PPS - Gelati DiVini has a host of other gelato flavors - check out writer and Ragusa resident Jann Huizenga’s take on it here, and read my Boston Globe Giro del Gelato here.

Follow me on Twitter: @joe_diner and on Facebook.



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Tuesday, November 23, 2010

PIZZA IN COUGAR TOWN

FRIGINTINI, Sicily

Spurred by a comment from Sofia, I’ve pushed a new Sicilian pizza post up in the schedule!

I wish they made pizza in the daytime here.

Just driving these roads - the Ragusa province’s white, round-topped stone walls and the olive and carob trees behind them - are enough to know this is stunning countryside.

Good luck finding Frigintini - I went pizza hunting with my pal Francesco who grew up one town away and we had to turn around two or three times before finding the town and restaurant, Le Magnolie. I realize the place is in such a small town that to survive, it’s gotta consistently pull people in from the neighboring towns.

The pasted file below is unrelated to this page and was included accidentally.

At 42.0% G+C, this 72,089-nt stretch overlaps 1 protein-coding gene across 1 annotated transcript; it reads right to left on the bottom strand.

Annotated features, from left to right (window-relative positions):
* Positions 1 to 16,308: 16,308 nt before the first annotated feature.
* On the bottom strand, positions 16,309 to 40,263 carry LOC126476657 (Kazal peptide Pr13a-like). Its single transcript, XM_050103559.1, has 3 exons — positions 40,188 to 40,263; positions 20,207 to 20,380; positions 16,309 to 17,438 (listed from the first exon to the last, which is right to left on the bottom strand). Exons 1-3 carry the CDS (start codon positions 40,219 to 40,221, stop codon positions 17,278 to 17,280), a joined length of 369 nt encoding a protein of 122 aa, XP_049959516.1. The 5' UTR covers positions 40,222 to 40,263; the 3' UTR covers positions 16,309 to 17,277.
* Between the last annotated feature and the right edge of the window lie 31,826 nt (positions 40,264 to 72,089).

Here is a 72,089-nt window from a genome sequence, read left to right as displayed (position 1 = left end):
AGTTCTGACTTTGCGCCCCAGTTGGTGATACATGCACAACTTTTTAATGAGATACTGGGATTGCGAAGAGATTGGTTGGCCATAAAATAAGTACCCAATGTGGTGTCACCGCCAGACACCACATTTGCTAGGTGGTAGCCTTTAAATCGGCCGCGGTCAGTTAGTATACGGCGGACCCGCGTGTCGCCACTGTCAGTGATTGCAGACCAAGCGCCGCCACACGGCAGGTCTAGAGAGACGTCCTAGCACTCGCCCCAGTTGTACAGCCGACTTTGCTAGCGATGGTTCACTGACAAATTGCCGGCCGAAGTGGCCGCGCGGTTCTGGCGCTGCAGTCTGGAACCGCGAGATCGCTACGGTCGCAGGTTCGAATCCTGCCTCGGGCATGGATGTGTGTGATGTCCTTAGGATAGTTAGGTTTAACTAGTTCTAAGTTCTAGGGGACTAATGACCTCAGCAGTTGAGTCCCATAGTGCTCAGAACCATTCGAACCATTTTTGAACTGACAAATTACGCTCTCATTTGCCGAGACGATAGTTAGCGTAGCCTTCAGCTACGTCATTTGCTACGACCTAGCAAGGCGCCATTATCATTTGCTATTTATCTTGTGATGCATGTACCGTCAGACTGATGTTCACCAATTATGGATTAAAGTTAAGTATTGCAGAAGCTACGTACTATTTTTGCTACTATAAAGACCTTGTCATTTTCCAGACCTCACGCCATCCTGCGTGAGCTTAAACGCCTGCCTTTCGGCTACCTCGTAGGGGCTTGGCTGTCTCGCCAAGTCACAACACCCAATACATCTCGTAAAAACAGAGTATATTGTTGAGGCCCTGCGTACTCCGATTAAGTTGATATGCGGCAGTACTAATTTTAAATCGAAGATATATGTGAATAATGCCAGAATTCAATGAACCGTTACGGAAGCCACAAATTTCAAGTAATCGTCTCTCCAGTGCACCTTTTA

Inside, there’s nothing to indicate how they do that other than the ever growing herd of locals wearing those peculiar clothes that make their way down here, often leaving grown women dressing like 16 year olds for lack of options. Welcome to southern Sicily’s Cougar Town.

Nevertheless, the menu is dressed to impress. They’re serving coral colored mushrooms pulled from carob trees and on this day there’s a whole prix fixe menu based around the fungi. We’re here for the pizza, as it’s rumored to give Ristorante - Pizzeria Caravanserraglio (a.k.a. Pizza Nove) and Modica’s Il Contea (Pizza Otto) a run for their money.